BEIJING -- Last week I wrote about "Red China Blues" (Doubleday, 1996) by Chinese-Canadian journalist Jan Wong. Wong came to this campus, Peking University, in 1972, at the height of the Cultural Revolution, and spent several years trying to remake her bourgeois soul into something more politically correct. Finally, she along with the rest of the nation gave it up.
The abrupt end of the Cultural Revolution left Wong determined not to be fooled again. You might say she over-compensated -- she became a journalist. She returned to China in time to witness the events that took place in June 1989 at Tiananmen Square.
When I was invited to speak at an advanced English class at Beida (the nickname for Peking University), I made copies of my "Red China Blues" column, which I thought would be of great interest to the students since much of its action takes place right here.
My American host at Beida warned me that the students might not be eager to talk about numbers of people killed at Tiananmen especially because, while the official government estimate is about 300, Wong sets the death toll at closer to 3,000.
"The subject is taboo," he said. Just to be on the safe side, I gave an advance copy of the article to the American teacher of the class, told him what it was about, and asked him to read it. He didn't read it.
"There won't be any problem," he said.
So I handed out copies to the class, read it out loud, and invited comments. The previously friendly atmosphere in the class grew noticeably cooler as the students digested the critical comments made by Wong, repeated by their guest lecturer.
"I was here in 1989," said one older male graduate student, speaking in English, "and I still don't know who was right and who was wrong."
"How does she know that 3,000 were killed?" asked another female student.
"The Chinese Red Cross estimated nearly that many," I said.
"Why call it the Tiananmen massacre?" Other journalists refer to it as the Tiananmen pro-democracy demonstrations.
"This was her feeling," I said. "She was a reporter and watched it from the balcony of the Beijing Hotel."
"Why does she call New World Mao (Mao Zedong's grandson) a couch potato?" complained the same woman. "Why does she pick on him for being fat?"
I wrote "irony" on the blackboard.
"Why does she write about the Stalinist period in Chinese history," the defensive woman continued. "China has a long and glorious history, why just this period?"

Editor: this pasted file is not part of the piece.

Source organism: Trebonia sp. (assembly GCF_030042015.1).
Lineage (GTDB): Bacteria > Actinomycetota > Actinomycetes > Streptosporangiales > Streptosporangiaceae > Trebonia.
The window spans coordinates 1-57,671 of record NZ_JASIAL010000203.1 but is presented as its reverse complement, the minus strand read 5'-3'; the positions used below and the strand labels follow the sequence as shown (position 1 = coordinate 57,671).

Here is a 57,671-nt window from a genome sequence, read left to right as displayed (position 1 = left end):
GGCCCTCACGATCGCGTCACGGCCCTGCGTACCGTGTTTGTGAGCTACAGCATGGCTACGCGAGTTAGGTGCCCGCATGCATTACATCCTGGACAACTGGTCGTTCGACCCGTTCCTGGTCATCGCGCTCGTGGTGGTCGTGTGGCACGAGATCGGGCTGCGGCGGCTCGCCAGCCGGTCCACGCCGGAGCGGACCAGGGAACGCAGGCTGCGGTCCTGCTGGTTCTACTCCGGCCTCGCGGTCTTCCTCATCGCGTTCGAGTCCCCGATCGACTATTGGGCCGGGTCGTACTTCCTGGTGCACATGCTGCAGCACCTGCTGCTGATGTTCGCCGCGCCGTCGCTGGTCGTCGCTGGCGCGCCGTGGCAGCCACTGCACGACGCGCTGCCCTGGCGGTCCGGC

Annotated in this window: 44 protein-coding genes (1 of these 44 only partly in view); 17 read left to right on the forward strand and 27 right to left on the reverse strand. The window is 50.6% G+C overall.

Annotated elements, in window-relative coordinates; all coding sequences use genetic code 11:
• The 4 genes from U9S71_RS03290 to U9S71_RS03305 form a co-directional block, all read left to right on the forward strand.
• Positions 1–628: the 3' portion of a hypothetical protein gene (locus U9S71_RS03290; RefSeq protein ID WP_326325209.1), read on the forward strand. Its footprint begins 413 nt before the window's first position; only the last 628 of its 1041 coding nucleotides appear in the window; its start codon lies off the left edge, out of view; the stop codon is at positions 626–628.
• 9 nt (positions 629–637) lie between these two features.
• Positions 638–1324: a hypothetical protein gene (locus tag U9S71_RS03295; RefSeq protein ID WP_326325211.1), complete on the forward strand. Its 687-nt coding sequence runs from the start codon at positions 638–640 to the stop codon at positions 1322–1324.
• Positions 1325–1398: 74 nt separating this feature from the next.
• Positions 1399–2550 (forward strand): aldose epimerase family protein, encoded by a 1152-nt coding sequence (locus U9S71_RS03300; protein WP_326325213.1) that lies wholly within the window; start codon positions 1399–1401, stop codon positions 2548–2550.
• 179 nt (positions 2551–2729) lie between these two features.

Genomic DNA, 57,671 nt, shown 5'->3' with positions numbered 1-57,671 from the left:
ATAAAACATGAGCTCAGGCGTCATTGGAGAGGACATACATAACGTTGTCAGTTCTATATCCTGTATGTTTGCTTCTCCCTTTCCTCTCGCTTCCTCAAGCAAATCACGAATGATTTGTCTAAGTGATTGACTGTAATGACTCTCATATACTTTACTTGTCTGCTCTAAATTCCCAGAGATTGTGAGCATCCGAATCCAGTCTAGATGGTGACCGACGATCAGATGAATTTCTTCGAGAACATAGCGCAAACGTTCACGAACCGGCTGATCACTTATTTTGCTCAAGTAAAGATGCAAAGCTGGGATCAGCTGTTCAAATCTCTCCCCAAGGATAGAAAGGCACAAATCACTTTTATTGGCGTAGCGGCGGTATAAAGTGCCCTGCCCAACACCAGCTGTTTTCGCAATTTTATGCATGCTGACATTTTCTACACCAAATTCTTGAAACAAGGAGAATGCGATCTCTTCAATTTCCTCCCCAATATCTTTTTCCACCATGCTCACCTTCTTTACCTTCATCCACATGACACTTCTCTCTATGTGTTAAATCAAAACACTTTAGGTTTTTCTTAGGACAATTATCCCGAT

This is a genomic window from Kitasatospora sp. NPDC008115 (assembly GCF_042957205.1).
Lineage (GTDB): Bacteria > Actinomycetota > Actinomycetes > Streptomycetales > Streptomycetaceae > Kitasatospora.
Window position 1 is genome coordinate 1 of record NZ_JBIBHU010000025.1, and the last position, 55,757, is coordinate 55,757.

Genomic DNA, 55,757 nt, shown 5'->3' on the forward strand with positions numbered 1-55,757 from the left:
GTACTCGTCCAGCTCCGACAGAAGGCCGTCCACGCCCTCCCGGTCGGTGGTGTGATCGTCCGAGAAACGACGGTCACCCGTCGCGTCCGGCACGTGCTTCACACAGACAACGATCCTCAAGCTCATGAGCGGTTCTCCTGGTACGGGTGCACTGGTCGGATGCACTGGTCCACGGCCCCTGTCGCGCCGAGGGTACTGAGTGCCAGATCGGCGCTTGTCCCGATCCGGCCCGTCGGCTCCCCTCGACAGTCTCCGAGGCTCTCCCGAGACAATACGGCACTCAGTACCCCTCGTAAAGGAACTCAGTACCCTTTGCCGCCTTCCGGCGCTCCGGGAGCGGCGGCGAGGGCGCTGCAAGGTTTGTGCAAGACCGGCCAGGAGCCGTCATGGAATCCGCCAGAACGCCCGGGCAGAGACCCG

I wrote "memoir" on the blackboard.
"How does she know that China leads the world in per capita executions?"
Uh, government figures?
Other students continue defending Mao's grandson. "He wrote a history book," an older student said. "And his father died in the Korean War."
It's clear the class is insulted and I feel bad.
"Look," I say, feeling desperate. "Wong lived in China for a total of 12 years -- six years the first time, six years the second time. She wouldn't have spent any time here at all if she didn't love this country."
My time is up, the presentation is over. The American teacher, left with a hornet's nest on his hands, nonetheless graciously asks the class to thank me and I get a polite round of applause as I hastily retreat. I didn't want to insult the class, I just wanted a lively discussion.
I rode my bike back to the campus guest house, thinking the incident was over. But it wasn't.
The next day my American host received a two-hour interrogation from campus officials who'd heard about the talk.
"All guest lectures have to be approved in advance," they said. This is a rule, like so many Chinese rules, written in invisible ink. None of the foreign teachers had heard of it before. A meeting of all English teachers will take place to make sure this never happens again.
A small incident perhaps. No one was fined, imprisoned or beaten.
But I heard about another incident that made me very nervous. An American student from UC Berkeley studying in Beijing had his front pocket picked and his wallet stolen. When he complained to a police officer and asked for help retrieving the wallet, he was fined a hefty amount on the spot. Why? Because the student had unwittingly slandered the entire Chinese nation by suggesting a Chinese person had stolen his wallet. I got off lightly.
Elisabeth Sherwin's second essay about
"Red China Blues" by Jan Wong
Doubleday/Anchor, Copyright © 1996
can be found in "'Red China Blues,'
book discussion causes tempest at Peking
University" the November 10, 1996,
PRINTED MATTER column.
For another picture and column from China,
see "'Red China Blues' recounts story of
changing China," the November 3, 1996
PRINTED MATTER column.